NHL.com continues its preview of the 2014-15 season, which will include in-depth looks at all 30 teams throughout September.
Columbus Blue Jackets goaltender Sergei Bobrovsky certainly has a special place for the Vezina Trophy he won in 2013. However, it's helping the Blue Jackets reach the Stanley Cup Playoffs last season for the second time in franchise history that resonates with him.
"Most important is team success," Bobrovsky said. "Of course it's really good to win the Vezina, to have the honor of being the best goalie in the NHL. It's a great feeling. But what makes you feel really good is team success. And that is an all-around feeling; everyone feels good, feels proud about the team success."
Bobrovsky was a big reason for the Blue Jackets' success last season. In 58 games he went 32-20-5 with a 2.38 goals-against average, a save percentage of .923 and five shutouts. The Blue Jackets finished as the first wild-card team in the Eastern Conference and drew the Pittsburgh Penguins in the first round.
Their previous playoff appearance, against the Detroit Red Wings in a Western Conference first-round series in 2009, ended in a four-game sweep. This time things went a bit differently.
In Game 2 against the Penguins, Bobrovsky made 39 saves in a 5-4 overtime win at Consol Energy Center for the franchise's first-ever playoff victory. Four days later at Nationwide Arena in Columbus for Game 4, it was another history-making moment as the Blue Jackets won a home playoff game for the first time, with Bobrovsky making 22 saves in a 4-3 overtime victory.
The Blue Jackets lost the next two games of the series, including the decisive Game 6 in Columbus when the Blue Jackets lost 4-3 after trailing 4-0 with 9:39 left in the third period. However that didn't sour any of the memories for Bobrovsky. He said the reaction from the fans after the Game 4 victory remains fresh all these months later.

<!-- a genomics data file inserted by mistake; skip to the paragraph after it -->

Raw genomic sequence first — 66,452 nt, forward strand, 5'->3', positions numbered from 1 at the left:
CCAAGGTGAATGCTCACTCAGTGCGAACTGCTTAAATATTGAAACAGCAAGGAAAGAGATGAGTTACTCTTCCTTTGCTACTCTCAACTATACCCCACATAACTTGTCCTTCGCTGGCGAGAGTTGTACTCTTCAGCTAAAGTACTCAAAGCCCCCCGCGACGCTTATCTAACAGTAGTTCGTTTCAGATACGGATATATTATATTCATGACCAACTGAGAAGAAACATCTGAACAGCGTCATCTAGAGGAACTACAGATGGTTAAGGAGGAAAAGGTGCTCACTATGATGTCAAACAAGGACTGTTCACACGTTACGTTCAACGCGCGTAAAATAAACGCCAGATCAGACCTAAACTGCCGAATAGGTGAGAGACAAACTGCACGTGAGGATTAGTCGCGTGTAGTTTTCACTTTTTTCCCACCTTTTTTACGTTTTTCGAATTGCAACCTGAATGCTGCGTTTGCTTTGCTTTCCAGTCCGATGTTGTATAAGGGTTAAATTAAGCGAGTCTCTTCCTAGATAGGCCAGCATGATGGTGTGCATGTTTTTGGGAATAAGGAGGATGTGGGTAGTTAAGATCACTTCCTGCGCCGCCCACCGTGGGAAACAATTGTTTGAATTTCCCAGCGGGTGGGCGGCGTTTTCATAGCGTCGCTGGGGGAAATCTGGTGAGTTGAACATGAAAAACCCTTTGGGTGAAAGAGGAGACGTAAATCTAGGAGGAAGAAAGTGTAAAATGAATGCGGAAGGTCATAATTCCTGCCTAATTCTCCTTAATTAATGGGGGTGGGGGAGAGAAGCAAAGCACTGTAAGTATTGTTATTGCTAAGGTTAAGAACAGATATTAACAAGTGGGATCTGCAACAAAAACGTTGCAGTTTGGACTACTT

"The city went crazy," he said. "I almost always am the last guy to go out of the locker room [after games], and I walked back home and I could still hear them cheering for us, still cheering. I was so shocked."
Bobrovsky had been through the playoffs before, starting three games and seeing action in three others as a rookie with the Philadelphia Flyers in the 2011 postseason. But then he was a 23-year-old rookie in his first season in North America. He also spoke little to no English, and was one of three goaltenders to start in a seven-game first-round series against the Buffalo Sabres.
Older, wiser and better able to communicate now, Bobrovsky said he was able to appreciate his accomplishments more last season.
"It's great you understand the people, you understand the culture," he said. "You can better understand the coaches too. You can tell something that you feel, you can tell something about you. That makes better relationships with coaches and the guys, all the people around you."
Bobrovsky doesn't need to say all that much for his teammates to see the kind of player he is. The Blue Jackets haven't had a captain since Rick Nash was traded to the New York Rangers in July 2012. Bobrovsky had arrived a few weeks earlier and bonded quickly with the remaining young core.
"We've grown up together and that's a really good thing," Bobrovsky said. "We know each other better, we keep pushing each other."
Bobrovsky said having a defined captain who can serve as a locker-room role model is the ideal, but in the absence of that person the players have taken to trying to energize each other. When asked if he was one of the bigger energizers on the roster, Bobrovsky tried to play coy; a team official, however, adamantly said Bobrovsky was.
"I try to work hard and get better," Bobrovsky said. "I've got some views on how to do that and I try to put in lots of effort to get there. It's tough for me to say that I'm a good example for the guys or not. I try to be better and help as much as I can this team to get better."
The definition of "better" has changed as the Blue Jackets have improved in two seasons with Bobrovsky in goal. Especially after last season, just contending for a playoff spot isn't enough. For Bobrovsky, higher expectations are fine with him.
"I think all the good teams, they set out their goals and try to reach them," he said. "… We need to be consistent in the season to keep our work ethic at a high level to fight and compete for each other. That makes our team better. And individually it makes each guy better."
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Author: Adam Kimelman | NHL.com Deputy Managing Editor